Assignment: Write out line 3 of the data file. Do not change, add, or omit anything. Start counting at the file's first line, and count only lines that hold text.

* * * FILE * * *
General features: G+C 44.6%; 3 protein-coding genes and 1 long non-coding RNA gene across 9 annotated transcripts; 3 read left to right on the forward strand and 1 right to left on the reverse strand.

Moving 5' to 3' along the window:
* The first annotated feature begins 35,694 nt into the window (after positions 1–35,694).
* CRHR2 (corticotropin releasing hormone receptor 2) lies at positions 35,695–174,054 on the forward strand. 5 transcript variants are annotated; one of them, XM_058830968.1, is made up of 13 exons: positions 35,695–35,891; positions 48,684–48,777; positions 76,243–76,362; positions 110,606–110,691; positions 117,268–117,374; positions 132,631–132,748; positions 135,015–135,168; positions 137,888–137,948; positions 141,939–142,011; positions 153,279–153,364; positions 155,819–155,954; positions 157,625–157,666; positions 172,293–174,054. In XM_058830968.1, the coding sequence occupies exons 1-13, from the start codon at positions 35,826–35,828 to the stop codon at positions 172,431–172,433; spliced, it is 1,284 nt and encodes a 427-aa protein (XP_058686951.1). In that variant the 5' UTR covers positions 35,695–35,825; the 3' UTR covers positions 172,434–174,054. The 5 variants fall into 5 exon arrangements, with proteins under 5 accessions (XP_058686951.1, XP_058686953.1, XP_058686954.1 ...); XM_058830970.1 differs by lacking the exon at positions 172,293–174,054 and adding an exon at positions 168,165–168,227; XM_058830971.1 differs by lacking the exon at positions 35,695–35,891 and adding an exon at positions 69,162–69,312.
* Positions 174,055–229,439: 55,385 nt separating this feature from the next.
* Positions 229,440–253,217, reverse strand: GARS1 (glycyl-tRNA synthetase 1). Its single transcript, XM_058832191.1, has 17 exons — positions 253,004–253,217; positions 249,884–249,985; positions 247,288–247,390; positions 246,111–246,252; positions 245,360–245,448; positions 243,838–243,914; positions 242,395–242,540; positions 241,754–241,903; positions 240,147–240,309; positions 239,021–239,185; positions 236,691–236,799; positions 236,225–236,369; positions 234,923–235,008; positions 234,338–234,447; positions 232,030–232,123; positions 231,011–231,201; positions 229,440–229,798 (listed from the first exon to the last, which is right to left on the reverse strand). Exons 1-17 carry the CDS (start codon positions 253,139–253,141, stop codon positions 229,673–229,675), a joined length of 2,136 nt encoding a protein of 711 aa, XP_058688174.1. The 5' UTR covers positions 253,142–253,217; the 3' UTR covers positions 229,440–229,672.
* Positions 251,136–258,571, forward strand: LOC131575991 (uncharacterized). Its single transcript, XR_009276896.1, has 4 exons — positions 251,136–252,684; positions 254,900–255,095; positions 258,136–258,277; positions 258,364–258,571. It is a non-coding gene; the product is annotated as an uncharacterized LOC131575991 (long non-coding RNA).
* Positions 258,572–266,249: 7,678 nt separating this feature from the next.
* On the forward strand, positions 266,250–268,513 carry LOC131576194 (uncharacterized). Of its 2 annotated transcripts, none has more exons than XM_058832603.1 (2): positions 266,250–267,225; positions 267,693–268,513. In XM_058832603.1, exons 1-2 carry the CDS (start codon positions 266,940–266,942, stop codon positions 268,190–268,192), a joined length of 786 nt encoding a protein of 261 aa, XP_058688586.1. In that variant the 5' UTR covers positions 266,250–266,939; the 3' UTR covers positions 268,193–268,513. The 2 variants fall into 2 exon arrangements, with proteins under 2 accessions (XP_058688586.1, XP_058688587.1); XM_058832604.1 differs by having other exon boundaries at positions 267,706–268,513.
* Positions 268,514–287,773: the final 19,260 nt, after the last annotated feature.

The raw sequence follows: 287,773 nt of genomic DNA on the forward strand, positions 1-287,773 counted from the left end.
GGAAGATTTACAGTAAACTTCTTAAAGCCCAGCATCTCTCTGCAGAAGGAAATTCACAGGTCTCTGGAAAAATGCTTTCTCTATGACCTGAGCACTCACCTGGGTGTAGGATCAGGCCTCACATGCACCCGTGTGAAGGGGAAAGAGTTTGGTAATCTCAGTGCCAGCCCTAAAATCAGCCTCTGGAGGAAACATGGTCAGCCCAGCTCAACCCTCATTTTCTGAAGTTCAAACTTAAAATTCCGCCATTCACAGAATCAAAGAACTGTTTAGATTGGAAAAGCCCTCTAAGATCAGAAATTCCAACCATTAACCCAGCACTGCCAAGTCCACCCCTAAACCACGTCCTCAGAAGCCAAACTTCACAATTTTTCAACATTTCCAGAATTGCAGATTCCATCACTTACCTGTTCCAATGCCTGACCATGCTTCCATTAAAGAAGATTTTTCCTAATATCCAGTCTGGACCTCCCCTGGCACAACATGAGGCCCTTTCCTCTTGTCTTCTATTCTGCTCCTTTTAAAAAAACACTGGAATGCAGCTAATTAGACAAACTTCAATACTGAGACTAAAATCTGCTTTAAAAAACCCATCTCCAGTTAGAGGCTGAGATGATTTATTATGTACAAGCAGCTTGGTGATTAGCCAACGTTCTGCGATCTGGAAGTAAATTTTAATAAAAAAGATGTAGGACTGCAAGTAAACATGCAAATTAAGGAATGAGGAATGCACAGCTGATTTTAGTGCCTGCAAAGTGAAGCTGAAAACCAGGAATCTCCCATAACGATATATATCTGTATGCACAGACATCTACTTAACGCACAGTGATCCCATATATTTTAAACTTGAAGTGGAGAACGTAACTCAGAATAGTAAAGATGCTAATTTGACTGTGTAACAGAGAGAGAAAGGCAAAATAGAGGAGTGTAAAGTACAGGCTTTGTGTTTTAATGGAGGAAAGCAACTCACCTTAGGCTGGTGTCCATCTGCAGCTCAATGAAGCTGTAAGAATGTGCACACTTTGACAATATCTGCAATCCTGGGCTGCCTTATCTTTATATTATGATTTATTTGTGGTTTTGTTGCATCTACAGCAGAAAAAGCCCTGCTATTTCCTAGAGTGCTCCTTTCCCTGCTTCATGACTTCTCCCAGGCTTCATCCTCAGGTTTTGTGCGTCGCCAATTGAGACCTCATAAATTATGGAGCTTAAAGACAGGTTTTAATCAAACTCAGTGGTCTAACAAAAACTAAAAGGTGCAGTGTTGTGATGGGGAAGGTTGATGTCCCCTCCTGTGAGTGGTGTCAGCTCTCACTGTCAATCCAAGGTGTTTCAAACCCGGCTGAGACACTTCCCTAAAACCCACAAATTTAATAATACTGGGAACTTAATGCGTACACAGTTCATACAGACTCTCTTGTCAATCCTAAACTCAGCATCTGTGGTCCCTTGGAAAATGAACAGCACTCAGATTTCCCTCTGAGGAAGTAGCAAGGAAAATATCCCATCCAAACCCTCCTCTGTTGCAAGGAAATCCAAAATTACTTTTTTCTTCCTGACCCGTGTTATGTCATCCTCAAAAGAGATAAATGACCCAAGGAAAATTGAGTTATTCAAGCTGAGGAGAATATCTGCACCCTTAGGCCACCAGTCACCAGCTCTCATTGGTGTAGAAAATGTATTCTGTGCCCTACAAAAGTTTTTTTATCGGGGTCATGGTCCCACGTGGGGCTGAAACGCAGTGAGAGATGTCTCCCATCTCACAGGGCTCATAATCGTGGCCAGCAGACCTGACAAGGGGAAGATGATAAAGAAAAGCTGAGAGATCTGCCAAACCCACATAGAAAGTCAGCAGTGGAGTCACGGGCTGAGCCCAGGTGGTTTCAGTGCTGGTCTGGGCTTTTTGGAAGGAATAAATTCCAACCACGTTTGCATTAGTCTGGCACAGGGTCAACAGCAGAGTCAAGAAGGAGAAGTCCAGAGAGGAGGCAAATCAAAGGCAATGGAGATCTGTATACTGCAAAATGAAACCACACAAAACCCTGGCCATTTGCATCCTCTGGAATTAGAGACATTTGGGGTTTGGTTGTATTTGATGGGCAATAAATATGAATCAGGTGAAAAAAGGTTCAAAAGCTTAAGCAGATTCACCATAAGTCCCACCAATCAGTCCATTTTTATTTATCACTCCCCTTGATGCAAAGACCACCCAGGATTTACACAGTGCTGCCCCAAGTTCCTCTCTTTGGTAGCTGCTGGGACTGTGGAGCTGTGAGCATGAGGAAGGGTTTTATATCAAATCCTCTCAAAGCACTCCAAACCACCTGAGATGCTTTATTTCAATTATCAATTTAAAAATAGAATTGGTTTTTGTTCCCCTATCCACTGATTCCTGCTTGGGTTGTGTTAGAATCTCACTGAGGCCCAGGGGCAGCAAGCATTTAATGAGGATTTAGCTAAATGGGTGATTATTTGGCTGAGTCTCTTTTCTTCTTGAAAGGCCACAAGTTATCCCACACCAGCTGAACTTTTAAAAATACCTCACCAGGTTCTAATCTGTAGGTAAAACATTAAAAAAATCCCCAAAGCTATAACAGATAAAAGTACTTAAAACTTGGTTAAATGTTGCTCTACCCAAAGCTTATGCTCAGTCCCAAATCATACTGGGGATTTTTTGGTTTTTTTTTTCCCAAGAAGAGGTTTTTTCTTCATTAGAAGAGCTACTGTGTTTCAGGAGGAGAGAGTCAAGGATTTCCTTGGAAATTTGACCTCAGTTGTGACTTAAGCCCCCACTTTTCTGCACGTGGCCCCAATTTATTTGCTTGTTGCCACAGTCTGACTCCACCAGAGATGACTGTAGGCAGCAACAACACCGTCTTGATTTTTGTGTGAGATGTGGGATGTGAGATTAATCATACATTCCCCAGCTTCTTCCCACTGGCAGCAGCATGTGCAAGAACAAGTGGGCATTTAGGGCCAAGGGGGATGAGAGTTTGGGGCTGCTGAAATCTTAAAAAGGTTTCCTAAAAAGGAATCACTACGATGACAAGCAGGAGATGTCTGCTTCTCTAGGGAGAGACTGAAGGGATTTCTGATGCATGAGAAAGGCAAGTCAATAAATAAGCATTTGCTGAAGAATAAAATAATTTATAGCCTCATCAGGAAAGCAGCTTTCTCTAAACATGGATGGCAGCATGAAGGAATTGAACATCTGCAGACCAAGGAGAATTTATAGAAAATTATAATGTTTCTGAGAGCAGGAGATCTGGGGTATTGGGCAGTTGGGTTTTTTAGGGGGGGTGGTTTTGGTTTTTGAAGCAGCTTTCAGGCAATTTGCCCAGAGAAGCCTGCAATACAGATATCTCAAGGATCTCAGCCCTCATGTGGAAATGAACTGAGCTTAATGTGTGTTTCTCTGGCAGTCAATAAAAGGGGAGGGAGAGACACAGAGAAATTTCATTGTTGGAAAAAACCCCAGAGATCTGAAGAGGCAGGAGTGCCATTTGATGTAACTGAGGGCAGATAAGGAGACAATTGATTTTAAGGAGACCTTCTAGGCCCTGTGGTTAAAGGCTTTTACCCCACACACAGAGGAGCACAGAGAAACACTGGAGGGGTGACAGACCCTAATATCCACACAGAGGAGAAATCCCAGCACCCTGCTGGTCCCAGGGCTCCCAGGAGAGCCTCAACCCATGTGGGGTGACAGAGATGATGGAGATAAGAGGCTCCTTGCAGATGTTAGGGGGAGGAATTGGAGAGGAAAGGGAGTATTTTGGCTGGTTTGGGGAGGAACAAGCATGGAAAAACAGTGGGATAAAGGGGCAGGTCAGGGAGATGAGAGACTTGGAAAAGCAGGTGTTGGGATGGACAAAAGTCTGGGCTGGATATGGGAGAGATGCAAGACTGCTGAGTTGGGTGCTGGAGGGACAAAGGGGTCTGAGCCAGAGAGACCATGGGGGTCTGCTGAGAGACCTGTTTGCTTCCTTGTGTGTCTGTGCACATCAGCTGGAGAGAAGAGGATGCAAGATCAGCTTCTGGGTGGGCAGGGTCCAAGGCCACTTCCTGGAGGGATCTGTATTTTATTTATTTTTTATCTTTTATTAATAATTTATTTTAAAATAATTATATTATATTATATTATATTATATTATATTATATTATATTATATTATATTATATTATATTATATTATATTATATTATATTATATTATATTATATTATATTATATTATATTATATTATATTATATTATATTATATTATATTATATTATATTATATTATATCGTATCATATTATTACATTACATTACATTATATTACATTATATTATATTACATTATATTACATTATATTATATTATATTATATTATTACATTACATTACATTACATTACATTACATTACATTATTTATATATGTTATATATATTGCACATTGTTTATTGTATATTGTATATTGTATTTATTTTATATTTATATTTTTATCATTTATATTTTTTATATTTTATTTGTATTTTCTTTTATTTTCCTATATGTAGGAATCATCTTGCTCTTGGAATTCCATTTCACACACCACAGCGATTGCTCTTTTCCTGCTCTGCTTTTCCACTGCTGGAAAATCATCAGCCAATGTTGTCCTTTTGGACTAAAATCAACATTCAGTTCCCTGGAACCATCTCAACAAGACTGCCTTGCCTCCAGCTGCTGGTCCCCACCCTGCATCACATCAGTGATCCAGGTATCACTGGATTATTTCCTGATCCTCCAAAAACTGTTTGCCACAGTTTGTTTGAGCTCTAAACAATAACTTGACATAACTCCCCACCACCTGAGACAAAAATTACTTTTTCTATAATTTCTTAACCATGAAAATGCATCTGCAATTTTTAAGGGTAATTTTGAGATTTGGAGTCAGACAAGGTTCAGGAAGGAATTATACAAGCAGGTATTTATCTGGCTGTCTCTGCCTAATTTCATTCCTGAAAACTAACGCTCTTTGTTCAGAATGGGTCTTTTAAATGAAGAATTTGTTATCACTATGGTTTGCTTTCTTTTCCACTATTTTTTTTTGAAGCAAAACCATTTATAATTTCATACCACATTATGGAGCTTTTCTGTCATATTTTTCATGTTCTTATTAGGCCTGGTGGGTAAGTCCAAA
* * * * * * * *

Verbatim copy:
* The first annotated feature begins 35,694 nt into the window (after positions 1–35,694).